New rules clamp down on trade of marine mammals
The China Post news staffTAIPEI, Taiwan -- The Legislative Yuan completed ratification of new rules to the Wildlife Conservation Act yesterday to prohibit the import, export and sale of marine mammals and their products without special permits from the governing agency.
January 9, 2013, 12:09 am TWN
In the latest amendment to the Wildlife Conservation Act, first promulgated in Taiwan in June 1989, violators will be subject to fines ranging from NT$10,000 to NT$50,000 while the outlawed products will be confiscated,
Lawmakers said the ban covers marine mammals like seals, sea lions, sea otters, manatees, and sea elephants (also known as elephant seals).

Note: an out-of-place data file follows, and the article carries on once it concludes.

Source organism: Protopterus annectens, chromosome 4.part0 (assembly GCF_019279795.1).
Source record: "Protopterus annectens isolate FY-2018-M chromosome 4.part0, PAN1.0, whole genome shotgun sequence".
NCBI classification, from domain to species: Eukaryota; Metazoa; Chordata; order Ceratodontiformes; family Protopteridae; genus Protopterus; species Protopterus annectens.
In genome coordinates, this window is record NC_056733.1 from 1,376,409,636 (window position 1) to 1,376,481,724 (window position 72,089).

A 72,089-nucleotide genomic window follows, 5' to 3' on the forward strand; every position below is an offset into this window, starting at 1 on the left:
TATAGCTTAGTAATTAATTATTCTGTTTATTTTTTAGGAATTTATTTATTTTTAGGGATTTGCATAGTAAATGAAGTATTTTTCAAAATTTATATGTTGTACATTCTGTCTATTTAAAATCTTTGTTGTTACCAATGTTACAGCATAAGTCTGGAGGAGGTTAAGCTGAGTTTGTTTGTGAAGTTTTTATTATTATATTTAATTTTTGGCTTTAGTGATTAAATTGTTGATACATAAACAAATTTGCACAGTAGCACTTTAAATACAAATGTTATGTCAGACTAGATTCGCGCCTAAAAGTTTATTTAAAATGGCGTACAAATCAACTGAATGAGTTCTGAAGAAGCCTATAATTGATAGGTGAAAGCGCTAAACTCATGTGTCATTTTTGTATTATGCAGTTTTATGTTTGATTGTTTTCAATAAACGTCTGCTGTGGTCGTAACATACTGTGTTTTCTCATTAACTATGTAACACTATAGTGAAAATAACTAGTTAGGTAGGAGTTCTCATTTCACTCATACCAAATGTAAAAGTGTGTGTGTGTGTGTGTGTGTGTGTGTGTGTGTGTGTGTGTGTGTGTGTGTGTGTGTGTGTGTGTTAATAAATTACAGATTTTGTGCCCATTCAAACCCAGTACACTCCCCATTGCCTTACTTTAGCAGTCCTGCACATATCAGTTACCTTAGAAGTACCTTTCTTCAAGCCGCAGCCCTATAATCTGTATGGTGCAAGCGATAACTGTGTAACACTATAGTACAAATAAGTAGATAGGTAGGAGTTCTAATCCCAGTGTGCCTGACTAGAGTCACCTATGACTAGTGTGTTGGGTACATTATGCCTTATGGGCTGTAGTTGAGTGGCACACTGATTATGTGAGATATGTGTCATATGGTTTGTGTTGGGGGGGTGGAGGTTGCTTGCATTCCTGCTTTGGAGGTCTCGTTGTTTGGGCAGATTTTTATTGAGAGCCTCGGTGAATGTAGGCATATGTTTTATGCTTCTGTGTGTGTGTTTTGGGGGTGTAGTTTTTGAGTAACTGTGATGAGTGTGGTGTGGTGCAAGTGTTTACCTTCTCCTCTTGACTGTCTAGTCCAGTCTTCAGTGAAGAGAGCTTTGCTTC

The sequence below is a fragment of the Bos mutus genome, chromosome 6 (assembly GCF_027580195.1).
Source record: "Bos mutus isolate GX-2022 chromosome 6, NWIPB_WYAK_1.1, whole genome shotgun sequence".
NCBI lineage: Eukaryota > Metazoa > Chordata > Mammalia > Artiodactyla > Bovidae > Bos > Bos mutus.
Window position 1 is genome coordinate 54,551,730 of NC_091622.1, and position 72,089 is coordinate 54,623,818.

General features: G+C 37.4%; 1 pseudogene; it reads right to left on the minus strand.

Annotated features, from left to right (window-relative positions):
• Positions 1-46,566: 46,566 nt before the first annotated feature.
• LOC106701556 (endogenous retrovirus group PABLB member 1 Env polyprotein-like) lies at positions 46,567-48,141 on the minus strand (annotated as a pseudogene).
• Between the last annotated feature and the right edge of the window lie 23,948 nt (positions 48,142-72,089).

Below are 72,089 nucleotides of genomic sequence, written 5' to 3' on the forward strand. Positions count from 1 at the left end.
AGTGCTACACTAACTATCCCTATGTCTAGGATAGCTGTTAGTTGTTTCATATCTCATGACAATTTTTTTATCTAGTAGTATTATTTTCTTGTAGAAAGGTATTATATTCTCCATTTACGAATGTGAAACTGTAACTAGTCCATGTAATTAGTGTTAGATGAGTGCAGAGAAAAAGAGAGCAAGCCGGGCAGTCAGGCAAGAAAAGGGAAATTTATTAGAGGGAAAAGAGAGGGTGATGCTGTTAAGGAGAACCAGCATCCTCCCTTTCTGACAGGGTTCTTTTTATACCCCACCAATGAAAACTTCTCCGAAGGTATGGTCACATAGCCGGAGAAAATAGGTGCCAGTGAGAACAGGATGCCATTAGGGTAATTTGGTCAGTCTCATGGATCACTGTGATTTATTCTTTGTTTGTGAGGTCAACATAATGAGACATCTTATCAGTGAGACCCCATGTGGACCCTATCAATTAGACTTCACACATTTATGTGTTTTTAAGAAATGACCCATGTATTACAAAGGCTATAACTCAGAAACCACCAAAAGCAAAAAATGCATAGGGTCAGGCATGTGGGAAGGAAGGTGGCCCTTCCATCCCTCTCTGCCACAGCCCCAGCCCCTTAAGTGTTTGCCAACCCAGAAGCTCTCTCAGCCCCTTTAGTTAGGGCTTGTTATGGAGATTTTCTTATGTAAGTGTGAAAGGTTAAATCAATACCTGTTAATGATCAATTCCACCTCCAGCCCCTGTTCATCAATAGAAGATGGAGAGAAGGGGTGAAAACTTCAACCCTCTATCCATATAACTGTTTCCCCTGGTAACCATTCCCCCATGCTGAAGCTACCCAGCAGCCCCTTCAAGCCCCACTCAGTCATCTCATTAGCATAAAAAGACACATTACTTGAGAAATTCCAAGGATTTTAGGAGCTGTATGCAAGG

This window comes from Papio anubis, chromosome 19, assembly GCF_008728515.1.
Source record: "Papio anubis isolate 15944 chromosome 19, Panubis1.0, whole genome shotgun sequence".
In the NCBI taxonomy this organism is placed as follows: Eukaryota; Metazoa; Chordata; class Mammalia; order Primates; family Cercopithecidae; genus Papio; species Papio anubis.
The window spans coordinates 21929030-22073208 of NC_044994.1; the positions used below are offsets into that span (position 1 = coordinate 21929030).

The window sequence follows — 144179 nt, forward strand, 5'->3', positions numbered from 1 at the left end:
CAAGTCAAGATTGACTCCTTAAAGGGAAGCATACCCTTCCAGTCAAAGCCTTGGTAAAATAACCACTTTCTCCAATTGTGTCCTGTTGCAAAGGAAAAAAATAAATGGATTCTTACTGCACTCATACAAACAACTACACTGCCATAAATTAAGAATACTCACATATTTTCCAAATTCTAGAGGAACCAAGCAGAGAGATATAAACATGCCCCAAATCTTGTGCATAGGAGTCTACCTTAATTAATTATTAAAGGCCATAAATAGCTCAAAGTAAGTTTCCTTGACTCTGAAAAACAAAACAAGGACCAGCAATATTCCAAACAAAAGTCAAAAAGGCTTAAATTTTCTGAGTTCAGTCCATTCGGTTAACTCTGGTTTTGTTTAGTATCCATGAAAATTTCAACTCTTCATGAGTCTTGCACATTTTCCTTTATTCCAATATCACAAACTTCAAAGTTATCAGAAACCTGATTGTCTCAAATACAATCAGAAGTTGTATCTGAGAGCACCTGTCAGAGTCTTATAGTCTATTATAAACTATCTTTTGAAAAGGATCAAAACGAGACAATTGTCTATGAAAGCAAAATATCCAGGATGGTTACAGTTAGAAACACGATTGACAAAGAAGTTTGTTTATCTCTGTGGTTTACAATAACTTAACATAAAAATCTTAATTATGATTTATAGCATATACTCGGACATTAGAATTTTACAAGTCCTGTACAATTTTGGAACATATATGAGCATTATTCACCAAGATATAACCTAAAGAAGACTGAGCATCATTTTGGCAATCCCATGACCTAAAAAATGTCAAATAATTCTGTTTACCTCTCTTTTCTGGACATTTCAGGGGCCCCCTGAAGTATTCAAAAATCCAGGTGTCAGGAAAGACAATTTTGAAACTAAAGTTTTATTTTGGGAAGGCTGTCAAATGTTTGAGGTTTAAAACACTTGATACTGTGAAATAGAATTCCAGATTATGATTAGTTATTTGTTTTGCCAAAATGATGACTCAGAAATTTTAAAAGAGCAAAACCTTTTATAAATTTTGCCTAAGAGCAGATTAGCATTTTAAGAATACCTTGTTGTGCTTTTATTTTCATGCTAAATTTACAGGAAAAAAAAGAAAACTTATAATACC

They said that Taiwan has now become the third largest Asian consumer and the fourth in the world in terms of the consumption volume of marine mammals and their products as people believe in the special medical or health effects of the products.
But the habit has helped cause the rising volume of cruelly slaughtered marine mammals, they said.
Taiwan imported 430,000 kilograms of seal oil from Canada during the period from 2003 to 2009 alone, an equivalent of taking the lives of 120,000 seals.
Animal rights groups have stepped up lobbying to revise the wildlife protection rules to prohibit the trade of marine mammals and relevant products since both the United States and the European Union have imposed bans on marine mammal trade.
Under the new rules, importers can bring the products into Taiwan only after getting permission from the Council of Agriculture at the central government with documents proving the products come from foreign aboriginal people who are permitted by the authorities to continue the hunting operations for a living.